Tax and Insolvency Litigation Solicitor

Confronting the s.234 Powers of a Liquidator

Posted In: Insolvency Claims

After the liquidation of a company there are different groups of people that may find themselves subject to the scrutiny of a Liquidator.

These people may be the former directors of the liquidated company, those responsible for its formation, it’s employees, or it’s professional advisors.

A Liquidator has a duty to investigate the affairs of a company to see whether the conduct of the directors is such that they may have been guilty of a civil or criminal offence.

A Liquidator will often be under pressure from the creditors to the liquidated company to deal out a form of punishment. However, the Liquidator will generally only be concerned about recovering property and realising company assets.

The Insolvency Act 1986 provides a Liquidator with powerful tools in order to assist them in realising company assets.

Section 235 of the Insolvency Act 1986 stipulate that former directors, employees and those engaged in the incorporation of the company have a general duty to co-operate with the Liquidator. If such a person fails to co-operate with the liquidator they can be subject to a fine that accrues at a daily rate. Section 235 Insolvency Act 1986.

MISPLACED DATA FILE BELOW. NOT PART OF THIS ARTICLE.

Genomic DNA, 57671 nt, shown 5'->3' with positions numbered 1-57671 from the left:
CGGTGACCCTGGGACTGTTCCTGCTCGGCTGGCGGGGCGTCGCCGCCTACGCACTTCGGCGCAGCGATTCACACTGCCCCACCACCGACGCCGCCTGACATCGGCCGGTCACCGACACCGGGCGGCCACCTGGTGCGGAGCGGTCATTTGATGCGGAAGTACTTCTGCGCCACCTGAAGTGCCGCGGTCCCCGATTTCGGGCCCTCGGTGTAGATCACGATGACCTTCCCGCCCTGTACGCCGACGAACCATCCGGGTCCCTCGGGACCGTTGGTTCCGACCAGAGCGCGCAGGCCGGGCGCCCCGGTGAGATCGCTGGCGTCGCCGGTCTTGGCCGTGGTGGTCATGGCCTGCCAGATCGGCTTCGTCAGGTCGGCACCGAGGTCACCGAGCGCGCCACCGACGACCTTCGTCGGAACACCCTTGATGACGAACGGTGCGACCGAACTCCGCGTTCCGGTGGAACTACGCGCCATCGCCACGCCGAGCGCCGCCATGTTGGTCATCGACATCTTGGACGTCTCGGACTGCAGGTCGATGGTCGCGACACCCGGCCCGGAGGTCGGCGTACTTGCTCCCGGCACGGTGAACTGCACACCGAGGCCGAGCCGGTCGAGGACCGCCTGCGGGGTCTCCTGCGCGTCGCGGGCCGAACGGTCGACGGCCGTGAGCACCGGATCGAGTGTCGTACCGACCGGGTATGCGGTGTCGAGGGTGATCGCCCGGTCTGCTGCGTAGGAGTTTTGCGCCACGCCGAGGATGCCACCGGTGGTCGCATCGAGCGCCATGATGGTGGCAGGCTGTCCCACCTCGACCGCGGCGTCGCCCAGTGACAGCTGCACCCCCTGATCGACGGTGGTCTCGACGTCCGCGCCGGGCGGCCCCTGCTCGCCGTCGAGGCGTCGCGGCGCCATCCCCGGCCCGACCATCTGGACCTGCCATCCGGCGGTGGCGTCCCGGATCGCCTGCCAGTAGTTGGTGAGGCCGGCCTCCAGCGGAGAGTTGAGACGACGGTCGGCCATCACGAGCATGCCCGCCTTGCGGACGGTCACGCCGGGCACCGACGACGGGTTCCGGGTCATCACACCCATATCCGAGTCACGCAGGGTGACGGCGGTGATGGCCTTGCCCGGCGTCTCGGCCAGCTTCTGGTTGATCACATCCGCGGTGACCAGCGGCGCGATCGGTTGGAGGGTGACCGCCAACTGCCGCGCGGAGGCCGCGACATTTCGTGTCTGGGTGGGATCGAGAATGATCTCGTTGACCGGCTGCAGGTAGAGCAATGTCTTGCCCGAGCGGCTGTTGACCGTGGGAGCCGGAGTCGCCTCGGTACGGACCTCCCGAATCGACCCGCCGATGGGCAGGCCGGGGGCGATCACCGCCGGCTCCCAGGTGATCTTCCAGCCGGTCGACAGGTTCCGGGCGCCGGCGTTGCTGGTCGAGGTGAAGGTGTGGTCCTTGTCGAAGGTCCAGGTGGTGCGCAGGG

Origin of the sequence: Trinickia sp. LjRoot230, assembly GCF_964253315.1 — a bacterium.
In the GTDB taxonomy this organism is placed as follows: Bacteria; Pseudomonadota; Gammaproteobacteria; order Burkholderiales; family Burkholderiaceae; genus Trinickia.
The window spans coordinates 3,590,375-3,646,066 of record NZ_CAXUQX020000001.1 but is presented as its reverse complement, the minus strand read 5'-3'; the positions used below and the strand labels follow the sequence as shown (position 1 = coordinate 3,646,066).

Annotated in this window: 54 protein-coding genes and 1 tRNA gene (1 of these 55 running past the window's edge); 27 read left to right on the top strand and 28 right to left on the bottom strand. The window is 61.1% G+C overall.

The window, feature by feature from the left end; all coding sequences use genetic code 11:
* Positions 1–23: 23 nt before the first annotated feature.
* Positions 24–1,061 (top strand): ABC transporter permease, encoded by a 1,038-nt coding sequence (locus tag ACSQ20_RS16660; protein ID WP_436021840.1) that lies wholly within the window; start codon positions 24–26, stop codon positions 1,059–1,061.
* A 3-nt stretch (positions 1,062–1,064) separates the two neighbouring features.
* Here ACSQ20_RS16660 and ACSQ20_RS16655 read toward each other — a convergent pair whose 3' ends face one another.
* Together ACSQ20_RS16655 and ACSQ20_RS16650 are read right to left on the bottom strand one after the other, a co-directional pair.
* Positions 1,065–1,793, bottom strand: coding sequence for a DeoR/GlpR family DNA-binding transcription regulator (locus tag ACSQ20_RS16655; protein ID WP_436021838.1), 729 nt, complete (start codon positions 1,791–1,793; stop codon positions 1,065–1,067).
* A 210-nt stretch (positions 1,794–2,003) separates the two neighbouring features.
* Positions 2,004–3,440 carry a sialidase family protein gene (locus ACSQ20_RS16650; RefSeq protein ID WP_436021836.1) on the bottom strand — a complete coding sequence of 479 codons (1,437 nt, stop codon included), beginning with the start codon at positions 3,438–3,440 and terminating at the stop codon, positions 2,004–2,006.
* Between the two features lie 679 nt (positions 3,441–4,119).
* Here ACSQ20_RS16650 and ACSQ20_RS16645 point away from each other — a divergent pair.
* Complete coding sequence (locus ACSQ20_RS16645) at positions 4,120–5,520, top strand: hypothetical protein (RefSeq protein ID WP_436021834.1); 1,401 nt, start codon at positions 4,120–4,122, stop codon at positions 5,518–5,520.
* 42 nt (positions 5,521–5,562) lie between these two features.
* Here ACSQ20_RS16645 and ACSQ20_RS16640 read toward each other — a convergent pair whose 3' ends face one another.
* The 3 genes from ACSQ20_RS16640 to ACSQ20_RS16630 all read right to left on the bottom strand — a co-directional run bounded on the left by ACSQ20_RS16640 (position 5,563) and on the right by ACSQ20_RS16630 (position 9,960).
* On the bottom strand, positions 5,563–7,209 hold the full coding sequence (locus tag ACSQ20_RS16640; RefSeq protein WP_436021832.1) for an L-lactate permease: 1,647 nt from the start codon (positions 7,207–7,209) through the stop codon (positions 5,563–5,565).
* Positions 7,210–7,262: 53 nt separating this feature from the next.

The starting point for any Liquidator is normally to gather in the company property. A Liquidator has a power pursuant to section 234 of the insolvency act 1986 to demand that a person in possession or control of the Company’s books and records pay, deliver, convey, surrender or transfer the property, books, papers or records to the office-holder (Liquidator). Section 234 Insolvency Act 1986.

If a person who is subject to such a request fails to handover these documents they may be subject to an application to the court made by The Liquidator.

The person who is subject to the application should firstly consider whether the application is brought on behalf of the liquidated company by the Liquidator themselves or by the liquidated company itself. If the application is brought by the Liquidator and not the liquidated company there may be scope for the person subject to the application to apply cost pressure to the Liquidator.

If the liquidator is to take legal proceedings in order to recover the requested property the claim ought properly to be in the name of the company in liquidation. This was a contentious matter that was resolved in the case of Smith v Bridgend Borough Council [2002]. It appears that from time to time liquidators and their legal advisers do make the mistake of bringing a claim in the personal name of the Liquidator. In these circumstances the person subject to the request should make an application for a strike out of the claim and seek the recovery of their costs.

It is often advisable that in order to avoid unnecessary litigation an early and comprehensive response is made to the Liquidator.

For assistance in the area of Liquidator Powers please email or telephone 07460 005 769.

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To further discuss any area of Insolvency Claims with an experienced lawyer please contact us or call us on 07460 005 769.

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